People attend church services for many reasons. It’s hard to develop the personal relationships that many believers find so crucial to their spiritual growth in a large service, though. Small groups are necessary to really get to know one another better.
People lead very busy lives. It’s hard to imagine that anyone in your church is looking for one more meeting to attend. To get your small group started, you need to ensure that it’s something others will enjoy. Find a Bible study resource that offers dynamic lessons that spark great conversation. Consider limiting membership to a certain demographic or to a group that shares a particular hobby. Think outside the box to offer people a unique experience they’re not getting anywhere else.
Many churches have an unspoken expectation that when they meet, they eat. If there are donuts and coffee every Sunday morning and snacks or drinks available every time you get together, you go to one of these churches. You don’t have to prepare something elaborate. You can offer coffee, tea and water along with a simple charcuterie board. If you meet near dinner time, encourage everyone to bring something for a potluck. While no one should ever be made to feel as if they have to bring food to attend, having refreshments of some kind can help put people at ease, especially when the small group is new.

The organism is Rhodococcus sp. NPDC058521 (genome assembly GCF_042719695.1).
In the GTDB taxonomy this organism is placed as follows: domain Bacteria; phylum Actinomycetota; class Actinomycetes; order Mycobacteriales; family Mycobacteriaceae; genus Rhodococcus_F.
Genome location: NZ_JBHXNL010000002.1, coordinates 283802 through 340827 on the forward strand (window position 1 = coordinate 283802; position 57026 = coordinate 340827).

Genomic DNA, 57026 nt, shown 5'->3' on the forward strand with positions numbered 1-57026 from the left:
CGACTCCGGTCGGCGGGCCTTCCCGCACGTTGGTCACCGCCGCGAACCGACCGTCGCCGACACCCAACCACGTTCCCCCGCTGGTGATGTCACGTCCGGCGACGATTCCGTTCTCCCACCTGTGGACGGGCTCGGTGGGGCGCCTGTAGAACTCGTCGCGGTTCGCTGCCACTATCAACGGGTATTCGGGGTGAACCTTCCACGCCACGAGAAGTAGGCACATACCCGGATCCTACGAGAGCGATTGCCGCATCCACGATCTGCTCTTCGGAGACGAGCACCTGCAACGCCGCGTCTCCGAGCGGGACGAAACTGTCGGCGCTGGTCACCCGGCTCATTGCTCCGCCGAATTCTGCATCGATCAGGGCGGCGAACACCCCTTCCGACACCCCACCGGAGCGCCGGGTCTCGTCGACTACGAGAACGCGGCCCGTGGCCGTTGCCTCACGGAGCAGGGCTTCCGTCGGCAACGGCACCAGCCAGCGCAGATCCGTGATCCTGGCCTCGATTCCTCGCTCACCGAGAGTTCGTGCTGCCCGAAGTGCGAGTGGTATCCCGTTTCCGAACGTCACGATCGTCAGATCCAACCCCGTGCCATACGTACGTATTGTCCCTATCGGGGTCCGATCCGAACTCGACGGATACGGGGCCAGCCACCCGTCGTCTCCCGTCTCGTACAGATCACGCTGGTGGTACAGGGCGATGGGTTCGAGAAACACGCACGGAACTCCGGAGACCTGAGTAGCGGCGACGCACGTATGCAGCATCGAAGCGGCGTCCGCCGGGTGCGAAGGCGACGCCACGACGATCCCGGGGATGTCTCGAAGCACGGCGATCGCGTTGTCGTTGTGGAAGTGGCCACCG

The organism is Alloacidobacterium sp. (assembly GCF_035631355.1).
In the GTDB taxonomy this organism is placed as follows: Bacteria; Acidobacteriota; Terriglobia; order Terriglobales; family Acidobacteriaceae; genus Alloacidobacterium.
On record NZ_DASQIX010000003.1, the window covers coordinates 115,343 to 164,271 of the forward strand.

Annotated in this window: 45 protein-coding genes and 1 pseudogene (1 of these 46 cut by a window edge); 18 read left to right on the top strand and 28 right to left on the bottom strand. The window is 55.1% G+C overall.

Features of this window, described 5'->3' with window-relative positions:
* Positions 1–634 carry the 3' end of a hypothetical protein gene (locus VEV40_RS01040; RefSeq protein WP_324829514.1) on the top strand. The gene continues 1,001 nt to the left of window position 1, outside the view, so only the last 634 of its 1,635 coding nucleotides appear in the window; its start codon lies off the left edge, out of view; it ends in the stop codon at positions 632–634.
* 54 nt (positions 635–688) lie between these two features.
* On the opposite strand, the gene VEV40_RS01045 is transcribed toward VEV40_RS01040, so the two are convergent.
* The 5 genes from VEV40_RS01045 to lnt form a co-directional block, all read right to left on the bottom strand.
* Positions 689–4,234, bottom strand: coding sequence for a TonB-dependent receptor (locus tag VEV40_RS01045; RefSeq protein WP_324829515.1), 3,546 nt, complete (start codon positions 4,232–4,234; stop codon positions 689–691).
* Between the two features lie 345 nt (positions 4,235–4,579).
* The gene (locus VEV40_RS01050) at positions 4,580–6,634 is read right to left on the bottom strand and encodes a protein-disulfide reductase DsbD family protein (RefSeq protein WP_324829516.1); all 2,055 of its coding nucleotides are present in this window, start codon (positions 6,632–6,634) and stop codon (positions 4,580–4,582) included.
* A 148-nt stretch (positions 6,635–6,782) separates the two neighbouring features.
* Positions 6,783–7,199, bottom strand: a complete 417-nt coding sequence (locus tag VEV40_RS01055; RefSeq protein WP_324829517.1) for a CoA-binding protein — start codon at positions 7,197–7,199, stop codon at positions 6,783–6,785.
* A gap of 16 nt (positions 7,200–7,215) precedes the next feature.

The whole purpose of your small group is to develop relationships. Even small groups that seem mostly social, such as book clubs or sports teams, have a relational component. Find a way to encourage people to express themselves every time you get together. Even taking a few minutes to take prayer requests shows them someone cares about their lives.
Hosting a small group, whether at your home or a public location, is a great way to develop strong relationships with others in your church. As long as there’s fun, food and fellowship, your group is likely to be a success.